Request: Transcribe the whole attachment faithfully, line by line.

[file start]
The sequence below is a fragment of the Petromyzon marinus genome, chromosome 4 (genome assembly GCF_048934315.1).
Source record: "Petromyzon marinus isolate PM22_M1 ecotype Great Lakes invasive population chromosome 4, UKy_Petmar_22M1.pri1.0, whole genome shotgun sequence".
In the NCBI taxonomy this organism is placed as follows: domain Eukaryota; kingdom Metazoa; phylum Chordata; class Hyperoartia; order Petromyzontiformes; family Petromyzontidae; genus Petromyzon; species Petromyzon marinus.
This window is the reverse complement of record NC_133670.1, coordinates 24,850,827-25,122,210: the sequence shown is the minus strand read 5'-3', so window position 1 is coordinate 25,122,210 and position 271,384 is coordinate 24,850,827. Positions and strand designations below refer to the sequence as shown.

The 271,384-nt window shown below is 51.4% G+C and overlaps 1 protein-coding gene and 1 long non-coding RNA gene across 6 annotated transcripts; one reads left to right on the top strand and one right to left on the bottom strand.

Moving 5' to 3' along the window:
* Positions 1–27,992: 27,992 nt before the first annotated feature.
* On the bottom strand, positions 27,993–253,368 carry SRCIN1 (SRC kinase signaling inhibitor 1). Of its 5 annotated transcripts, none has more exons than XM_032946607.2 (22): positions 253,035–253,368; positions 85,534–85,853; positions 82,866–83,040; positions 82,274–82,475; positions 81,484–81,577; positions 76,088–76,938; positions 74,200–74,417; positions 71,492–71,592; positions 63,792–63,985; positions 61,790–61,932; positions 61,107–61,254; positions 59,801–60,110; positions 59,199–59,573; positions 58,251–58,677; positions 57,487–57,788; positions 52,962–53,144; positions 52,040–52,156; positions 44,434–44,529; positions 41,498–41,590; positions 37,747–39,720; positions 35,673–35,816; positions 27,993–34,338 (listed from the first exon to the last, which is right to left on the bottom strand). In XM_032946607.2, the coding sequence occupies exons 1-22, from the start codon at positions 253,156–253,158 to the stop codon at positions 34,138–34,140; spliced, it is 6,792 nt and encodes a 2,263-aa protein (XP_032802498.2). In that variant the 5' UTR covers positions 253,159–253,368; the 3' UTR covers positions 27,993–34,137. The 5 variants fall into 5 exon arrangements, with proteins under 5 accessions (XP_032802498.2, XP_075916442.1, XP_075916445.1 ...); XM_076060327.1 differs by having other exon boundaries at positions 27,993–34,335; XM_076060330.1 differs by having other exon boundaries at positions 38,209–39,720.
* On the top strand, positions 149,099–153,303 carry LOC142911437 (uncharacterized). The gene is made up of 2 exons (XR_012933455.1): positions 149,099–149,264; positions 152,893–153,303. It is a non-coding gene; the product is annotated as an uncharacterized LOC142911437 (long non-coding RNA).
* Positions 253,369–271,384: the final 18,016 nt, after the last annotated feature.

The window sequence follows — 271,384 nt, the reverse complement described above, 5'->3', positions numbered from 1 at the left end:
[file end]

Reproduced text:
The sequence below is a fragment of the Petromyzon marinus genome, chromosome 4 (genome assembly GCF_048934315.1).
Source record: "Petromyzon marinus isolate PM22_M1 ecotype Great Lakes invasive population chromosome 4, UKy_Petmar_22M1.pri1.0, whole genome shotgun sequence".
In the NCBI taxonomy this organism is placed as follows: domain Eukaryota; kingdom Metazoa; phylum Chordata; class Hyperoartia; order Petromyzontiformes; family Petromyzontidae; genus Petromyzon; species Petromyzon marinus.
This window is the reverse complement of record NC_133670.1, coordinates 24,850,827-25,122,210: the sequence shown is the minus strand read 5'-3', so window position 1 is coordinate 25,122,210 and position 271,384 is coordinate 24,850,827. Positions and strand designations below refer to the sequence as shown.

The 271,384-nt window shown below is 51.4% G+C and overlaps 1 protein-coding gene and 1 long non-coding RNA gene across 6 annotated transcripts; one reads left to right on the top strand and one right to left on the bottom strand.

Moving 5' to 3' along the window:
* Positions 1–27,992: 27,992 nt before the first annotated feature.
* On the bottom strand, positions 27,993–253,368 carry SRCIN1 (SRC kinase signaling inhibitor 1). Of its 5 annotated transcripts, none has more exons than XM_032946607.2 (22): positions 253,035–253,368; positions 85,534–85,853; positions 82,866–83,040; positions 82,274–82,475; positions 81,484–81,577; positions 76,088–76,938; positions 74,200–74,417; positions 71,492–71,592; positions 63,792–63,985; positions 61,790–61,932; positions 61,107–61,254; positions 59,801–60,110; positions 59,199–59,573; positions 58,251–58,677; positions 57,487–57,788; positions 52,962–53,144; positions 52,040–52,156; positions 44,434–44,529; positions 41,498–41,590; positions 37,747–39,720; positions 35,673–35,816; positions 27,993–34,338 (listed from the first exon to the last, which is right to left on the bottom strand). In XM_032946607.2, the coding sequence occupies exons 1-22, from the start codon at positions 253,156–253,158 to the stop codon at positions 34,138–34,140; spliced, it is 6,792 nt and encodes a 2,263-aa protein (XP_032802498.2). In that variant the 5' UTR covers positions 253,159–253,368; the 3' UTR covers positions 27,993–34,137. The 5 variants fall into 5 exon arrangements, with proteins under 5 accessions (XP_032802498.2, XP_075916442.1, XP_075916445.1 ...); XM_076060327.1 differs by having other exon boundaries at positions 27,993–34,335; XM_076060330.1 differs by having other exon boundaries at positions 38,209–39,720.
* On the top strand, positions 149,099–153,303 carry LOC142911437 (uncharacterized). The gene is made up of 2 exons (XR_012933455.1): positions 149,099–149,264; positions 152,893–153,303. It is a non-coding gene; the product is annotated as an uncharacterized LOC142911437 (long non-coding RNA).
* Positions 253,369–271,384: the final 18,016 nt, after the last annotated feature.

The window sequence follows — 271,384 nt, the reverse complement described above, 5'->3', positions numbered from 1 at the left end: